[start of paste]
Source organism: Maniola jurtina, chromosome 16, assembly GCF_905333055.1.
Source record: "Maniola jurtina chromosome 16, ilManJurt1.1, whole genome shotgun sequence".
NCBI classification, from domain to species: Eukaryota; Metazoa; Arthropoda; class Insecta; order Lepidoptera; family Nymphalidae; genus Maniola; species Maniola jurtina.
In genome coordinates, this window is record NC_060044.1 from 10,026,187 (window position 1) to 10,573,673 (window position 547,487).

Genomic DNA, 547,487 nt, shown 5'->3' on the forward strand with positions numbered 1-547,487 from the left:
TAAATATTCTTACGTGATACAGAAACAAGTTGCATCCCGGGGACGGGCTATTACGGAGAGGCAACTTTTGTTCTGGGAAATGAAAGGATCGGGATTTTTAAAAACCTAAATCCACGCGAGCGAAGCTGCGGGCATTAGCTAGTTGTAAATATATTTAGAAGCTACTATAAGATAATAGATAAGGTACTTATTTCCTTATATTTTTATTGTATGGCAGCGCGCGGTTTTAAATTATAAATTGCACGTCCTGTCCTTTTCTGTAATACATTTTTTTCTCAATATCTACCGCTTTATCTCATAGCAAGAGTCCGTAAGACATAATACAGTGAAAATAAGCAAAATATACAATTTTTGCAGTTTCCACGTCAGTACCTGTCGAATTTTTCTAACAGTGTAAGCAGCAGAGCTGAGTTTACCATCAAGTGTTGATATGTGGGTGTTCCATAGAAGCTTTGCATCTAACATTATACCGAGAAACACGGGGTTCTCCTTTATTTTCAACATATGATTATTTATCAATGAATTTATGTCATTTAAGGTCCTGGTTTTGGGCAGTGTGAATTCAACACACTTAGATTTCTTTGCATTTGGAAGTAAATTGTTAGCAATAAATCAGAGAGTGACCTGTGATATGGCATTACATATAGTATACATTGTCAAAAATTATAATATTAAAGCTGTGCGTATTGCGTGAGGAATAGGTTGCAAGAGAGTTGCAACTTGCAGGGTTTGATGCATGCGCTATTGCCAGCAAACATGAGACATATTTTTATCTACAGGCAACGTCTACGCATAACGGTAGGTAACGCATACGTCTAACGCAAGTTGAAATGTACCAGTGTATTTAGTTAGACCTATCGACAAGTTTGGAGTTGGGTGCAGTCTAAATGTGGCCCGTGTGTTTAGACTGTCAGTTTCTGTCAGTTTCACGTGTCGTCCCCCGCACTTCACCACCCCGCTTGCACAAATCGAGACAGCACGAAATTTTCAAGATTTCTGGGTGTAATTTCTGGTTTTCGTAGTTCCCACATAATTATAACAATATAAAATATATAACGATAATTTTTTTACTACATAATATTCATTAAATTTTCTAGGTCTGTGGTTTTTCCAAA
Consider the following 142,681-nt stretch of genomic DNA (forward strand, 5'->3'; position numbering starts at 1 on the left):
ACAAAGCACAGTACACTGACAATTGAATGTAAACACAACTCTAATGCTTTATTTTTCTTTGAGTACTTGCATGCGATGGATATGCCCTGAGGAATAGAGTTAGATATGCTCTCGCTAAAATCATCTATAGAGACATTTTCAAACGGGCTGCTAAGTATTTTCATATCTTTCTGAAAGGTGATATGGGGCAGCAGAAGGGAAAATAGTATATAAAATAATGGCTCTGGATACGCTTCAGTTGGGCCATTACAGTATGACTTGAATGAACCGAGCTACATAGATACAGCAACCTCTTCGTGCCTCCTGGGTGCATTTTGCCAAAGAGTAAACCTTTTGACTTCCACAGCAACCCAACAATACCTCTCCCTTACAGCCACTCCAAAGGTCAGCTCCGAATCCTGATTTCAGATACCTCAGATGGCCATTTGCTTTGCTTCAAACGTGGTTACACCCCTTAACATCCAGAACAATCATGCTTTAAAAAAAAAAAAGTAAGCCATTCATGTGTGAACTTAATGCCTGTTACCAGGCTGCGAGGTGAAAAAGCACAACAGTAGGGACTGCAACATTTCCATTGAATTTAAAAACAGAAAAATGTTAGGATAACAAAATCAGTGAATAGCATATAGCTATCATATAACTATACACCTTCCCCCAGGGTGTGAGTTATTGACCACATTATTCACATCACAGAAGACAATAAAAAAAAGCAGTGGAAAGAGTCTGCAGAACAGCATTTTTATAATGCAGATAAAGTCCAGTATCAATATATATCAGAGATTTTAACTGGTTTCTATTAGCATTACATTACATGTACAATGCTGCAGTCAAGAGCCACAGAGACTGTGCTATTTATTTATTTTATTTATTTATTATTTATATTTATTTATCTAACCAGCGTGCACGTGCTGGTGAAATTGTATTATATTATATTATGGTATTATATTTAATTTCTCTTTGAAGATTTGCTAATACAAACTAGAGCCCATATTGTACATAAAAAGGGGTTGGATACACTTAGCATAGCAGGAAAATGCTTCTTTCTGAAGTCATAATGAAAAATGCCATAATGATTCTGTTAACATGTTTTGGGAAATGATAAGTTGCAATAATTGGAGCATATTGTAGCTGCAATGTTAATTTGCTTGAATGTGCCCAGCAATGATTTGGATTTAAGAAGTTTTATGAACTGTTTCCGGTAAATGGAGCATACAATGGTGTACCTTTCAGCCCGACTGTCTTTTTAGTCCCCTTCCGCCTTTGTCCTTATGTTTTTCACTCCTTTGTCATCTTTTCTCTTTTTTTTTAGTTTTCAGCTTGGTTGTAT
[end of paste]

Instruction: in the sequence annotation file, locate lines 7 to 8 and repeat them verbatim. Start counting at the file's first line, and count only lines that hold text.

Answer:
Consider the following 142,681-nt stretch of genomic DNA (forward strand, 5'->3'; position numbering starts at 1 on the left):
ACAAAGCACAGTACACTGACAATTGAATGTAAACACAACTCTAATGCTTTATTTTTCTTTGAGTACTTGCATGCGATGGATATGCCCTGAGGAATAGAGTTAGATATGCTCTCGCTAAAATCATCTATAGAGACATTTTCAAACGGGCTGCTAAGTATTTTCATATCTTTCTGAAAGGTGATATGGGGCAGCAGAAGGGAAAATAGTATATAAAATAATGGCTCTGGATACGCTTCAGTTGGGCCATTACAGTATGACTTGAATGAACCGAGCTACATAGATACAGCAACCTCTTCGTGCCTCCTGGGTGCATTTTGCCAAAGAGTAAACCTTTTGACTTCCACAGCAACCCAACAATACCTCTCCCTTACAGCCACTCCAAAGGTCAGCTCCGAATCCTGATTTCAGATACCTCAGATGGCCATTTGCTTTGCTTCAAACGTGGTTACACCCCTTAACATCCAGAACAATCATGCTTTAAAAAAAAAAAAGTAAGCCATTCATGTGTGAACTTAATGCCTGTTACCAGGCTGCGAGGTGAAAAAGCACAACAGTAGGGACTGCAACATTTCCATTGAATTTAAAAACAGAAAAATGTTAGGATAACAAAATCAGTGAATAGCATATAGCTATCATATAACTATACACCTTCCCCCAGGGTGTGAGTTATTGACCACATTATTCACATCACAGAAGACAATAAAAAAAAGCAGTGGAAAGAGTCTGCAGAACAGCATTTTTATAATGCAGATAAAGTCCAGTATCAATATATATCAGAGATTTTAACTGGTTTCTATTAGCATTACATTACATGTACAATGCTGCAGTCAAGAGCCACAGAGACTGTGCTATTTATTTATTTTATTTATTTATTATTTATATTTATTTATCTAACCAGCGTGCACGTGCTGGTGAAATTGTATTATATTATATTATGGTATTATATTTAATTTCTCTTTGAAGATTTGCTAATACAAACTAGAGCCCATATTGTACATAAAAAGGGGTTGGATACACTTAGCATAGCAGGAAAATGCTTCTTTCTGAAGTCATAATGAAAAATGCCATAATGATTCTGTTAACATGTTTTGGGAAATGATAAGTTGCAATAATTGGAGCATATTGTAGCTGCAATGTTAATTTGCTTGAATGTGCCCAGCAATGATTTGGATTTAAGAAGTTTTATGAACTGTTTCCGGTAAATGGAGCATACAATGGTGTACCTTTCAGCCCGACTGTCTTTTTAGTCCCCTTCCGCCTTTGTCCTTATGTTTTTCACTCCTTTGTCATCTTTTCTCTTTTTTTTTAGTTTTCAGCTTGGTTGTAT